- The Panthers sure did start slow, but they also really made up for it after the first five minutes of the game. There were times in the period where Florida toyed with Winnipeg in the offensive zone, and put Pavelec to the test quite a few times.
- How good is Marcel Goc at stealing the puck? I swear every game he swipes at least two or three by lifting sticks or using his body to position himself to steal it away. He does so many little things in a game, including winning faceoffs. Everyone looks at guys like Versteeg and Fleischmann who put up the points, but it's guys like Goc who help turn a team from good to great. Kudos to Marcel; keep it up, sir.
- The Panthers scored a lot of goals again, but more importantly, they went for a stretch of over 23 minutes (!) without leaving up a shot to the Jets. For very long stretches of the game, Florida simply dominated and controlled the pace of play with a very solid puck possession game. I said in the last recap that the Panthers needed to get the shots against down, and boy did they ever listen. Maybe I'm in the wrong profession.
- The Cats powerplay continues to click. Even on the opportunities where the Panthers didn't score, the puck possession is fantastic and is a stark contrast to last season. Anyone who thought it might be related to personnel, you're probably right, but there's no question Craig Ramsay's fingerprints are all over this masterpiece.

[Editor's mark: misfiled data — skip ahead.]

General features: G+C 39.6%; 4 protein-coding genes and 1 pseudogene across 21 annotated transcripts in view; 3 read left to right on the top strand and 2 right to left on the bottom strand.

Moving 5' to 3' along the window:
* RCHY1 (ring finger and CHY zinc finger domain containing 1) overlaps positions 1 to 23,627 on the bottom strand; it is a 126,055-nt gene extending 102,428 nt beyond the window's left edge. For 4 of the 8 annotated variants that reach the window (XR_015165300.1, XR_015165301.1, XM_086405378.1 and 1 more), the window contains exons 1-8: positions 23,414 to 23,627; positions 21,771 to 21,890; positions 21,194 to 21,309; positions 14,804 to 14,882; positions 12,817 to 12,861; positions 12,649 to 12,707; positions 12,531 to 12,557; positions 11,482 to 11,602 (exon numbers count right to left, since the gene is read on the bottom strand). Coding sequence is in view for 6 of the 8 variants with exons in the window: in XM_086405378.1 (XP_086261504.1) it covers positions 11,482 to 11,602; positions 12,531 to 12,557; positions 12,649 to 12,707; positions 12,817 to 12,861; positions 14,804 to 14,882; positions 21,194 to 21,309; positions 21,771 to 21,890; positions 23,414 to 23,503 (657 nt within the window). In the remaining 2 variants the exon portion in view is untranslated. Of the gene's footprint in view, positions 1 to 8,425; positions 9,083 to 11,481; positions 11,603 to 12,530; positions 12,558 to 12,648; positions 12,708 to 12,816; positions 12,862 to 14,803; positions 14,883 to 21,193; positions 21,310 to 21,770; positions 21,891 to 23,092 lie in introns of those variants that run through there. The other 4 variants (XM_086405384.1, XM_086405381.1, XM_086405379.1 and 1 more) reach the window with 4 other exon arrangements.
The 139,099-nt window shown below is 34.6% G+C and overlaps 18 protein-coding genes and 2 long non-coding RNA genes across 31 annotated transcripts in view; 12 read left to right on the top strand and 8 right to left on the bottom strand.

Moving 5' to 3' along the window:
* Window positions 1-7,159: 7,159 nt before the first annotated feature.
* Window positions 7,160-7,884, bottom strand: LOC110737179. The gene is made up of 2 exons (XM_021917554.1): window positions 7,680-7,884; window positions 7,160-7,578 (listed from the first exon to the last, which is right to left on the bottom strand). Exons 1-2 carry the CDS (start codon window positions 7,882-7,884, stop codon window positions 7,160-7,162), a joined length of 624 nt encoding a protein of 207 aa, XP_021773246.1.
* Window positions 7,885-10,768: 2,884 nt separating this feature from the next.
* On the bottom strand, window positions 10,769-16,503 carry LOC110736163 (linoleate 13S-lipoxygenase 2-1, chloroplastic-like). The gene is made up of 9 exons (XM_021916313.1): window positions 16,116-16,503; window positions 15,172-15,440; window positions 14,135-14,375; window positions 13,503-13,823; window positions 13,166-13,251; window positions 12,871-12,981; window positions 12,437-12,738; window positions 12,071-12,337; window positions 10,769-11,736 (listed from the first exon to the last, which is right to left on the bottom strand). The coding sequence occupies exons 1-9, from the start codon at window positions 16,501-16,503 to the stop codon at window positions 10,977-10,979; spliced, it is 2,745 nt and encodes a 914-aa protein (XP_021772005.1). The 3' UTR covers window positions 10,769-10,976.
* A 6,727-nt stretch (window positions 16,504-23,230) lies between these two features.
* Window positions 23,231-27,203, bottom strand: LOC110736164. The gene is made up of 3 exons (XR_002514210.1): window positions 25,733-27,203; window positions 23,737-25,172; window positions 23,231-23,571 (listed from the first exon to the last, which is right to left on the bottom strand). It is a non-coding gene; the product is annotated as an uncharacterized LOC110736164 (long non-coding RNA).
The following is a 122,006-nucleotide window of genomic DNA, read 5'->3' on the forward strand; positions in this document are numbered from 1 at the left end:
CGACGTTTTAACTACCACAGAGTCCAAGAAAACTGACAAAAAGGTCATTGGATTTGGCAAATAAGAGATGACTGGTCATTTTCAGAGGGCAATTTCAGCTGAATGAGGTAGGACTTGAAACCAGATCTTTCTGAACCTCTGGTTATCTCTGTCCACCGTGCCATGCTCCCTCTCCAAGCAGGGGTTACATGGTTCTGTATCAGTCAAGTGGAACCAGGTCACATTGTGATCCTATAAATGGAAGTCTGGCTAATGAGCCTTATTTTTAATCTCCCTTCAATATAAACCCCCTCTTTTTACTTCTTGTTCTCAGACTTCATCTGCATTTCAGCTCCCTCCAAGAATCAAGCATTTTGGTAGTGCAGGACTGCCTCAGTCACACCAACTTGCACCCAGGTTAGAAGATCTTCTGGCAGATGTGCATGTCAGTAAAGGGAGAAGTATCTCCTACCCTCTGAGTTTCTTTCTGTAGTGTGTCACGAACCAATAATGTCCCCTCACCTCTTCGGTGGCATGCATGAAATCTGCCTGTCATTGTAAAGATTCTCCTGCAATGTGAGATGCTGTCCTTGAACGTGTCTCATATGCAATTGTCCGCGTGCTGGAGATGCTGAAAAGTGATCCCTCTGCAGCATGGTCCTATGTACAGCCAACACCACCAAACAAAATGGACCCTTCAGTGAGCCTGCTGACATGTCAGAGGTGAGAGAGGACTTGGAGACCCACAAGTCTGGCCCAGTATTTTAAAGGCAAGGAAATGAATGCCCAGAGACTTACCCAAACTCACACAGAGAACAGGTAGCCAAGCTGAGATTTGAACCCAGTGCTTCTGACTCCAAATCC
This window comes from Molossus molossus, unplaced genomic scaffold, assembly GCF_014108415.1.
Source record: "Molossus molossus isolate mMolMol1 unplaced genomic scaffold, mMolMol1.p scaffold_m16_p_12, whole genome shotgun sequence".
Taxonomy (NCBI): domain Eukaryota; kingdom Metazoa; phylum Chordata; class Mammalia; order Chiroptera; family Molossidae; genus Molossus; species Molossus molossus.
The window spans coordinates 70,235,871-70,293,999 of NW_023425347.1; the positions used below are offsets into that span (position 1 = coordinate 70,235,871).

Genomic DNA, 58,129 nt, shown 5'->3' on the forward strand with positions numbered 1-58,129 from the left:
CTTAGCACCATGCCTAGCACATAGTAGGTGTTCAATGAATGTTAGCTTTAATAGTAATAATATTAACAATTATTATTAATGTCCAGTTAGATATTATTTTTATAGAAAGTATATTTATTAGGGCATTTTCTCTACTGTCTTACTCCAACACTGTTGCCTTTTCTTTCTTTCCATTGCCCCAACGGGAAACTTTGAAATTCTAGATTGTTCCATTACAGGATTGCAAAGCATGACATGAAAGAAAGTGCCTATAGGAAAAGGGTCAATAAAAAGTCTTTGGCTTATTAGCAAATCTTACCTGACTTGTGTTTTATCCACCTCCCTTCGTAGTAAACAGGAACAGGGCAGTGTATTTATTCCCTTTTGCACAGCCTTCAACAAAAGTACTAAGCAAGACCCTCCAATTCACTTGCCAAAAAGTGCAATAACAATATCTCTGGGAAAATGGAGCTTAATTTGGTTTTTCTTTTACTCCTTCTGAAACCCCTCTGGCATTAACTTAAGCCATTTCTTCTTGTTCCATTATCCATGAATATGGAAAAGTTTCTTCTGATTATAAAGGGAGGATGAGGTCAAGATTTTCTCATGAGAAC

- Scottie Upshall left in the first period with a lower body injury and didn't return. He was hit hard near the Panthers bench and looked shaken up. Hopefully he'll be alright; I'm sure we'll find out more tomorrow.
- The Panthers defense has learned a very important and useful skill that last year's squad didn't seem to have: getting the puck through from up high. Whether they hit the net or not, they're getting the puck through and not turning it over at the blue line or the high slot. This massively helps the team in the puck possession department, and pretty much every D-man for the Cats looks very patient this year.
- Versteeg had probably his best game of the season, getting involved in the defensive end as well as posting a hatty on the scoresheet. He also had the primary assist on the Garrison goal. Congrats to Kris for the first hat trick of his NHL career. Here's to hoping you have many more in a Panther sweater.
- Items of note: Campbell had three assists, Fleischmann had two assists, Kulikov had one assists. Versteeg sits with 17 points on the season, good enough to be in the top 20 in the NHL. Campbell is second in the NHL in assists, and Kulikov is not far behind. Garrison is tied for the NHL lead in goal scored by a defenseman, with none other than Red Wings legend Nicklas Lidstrom. That's some good company, eh Gary?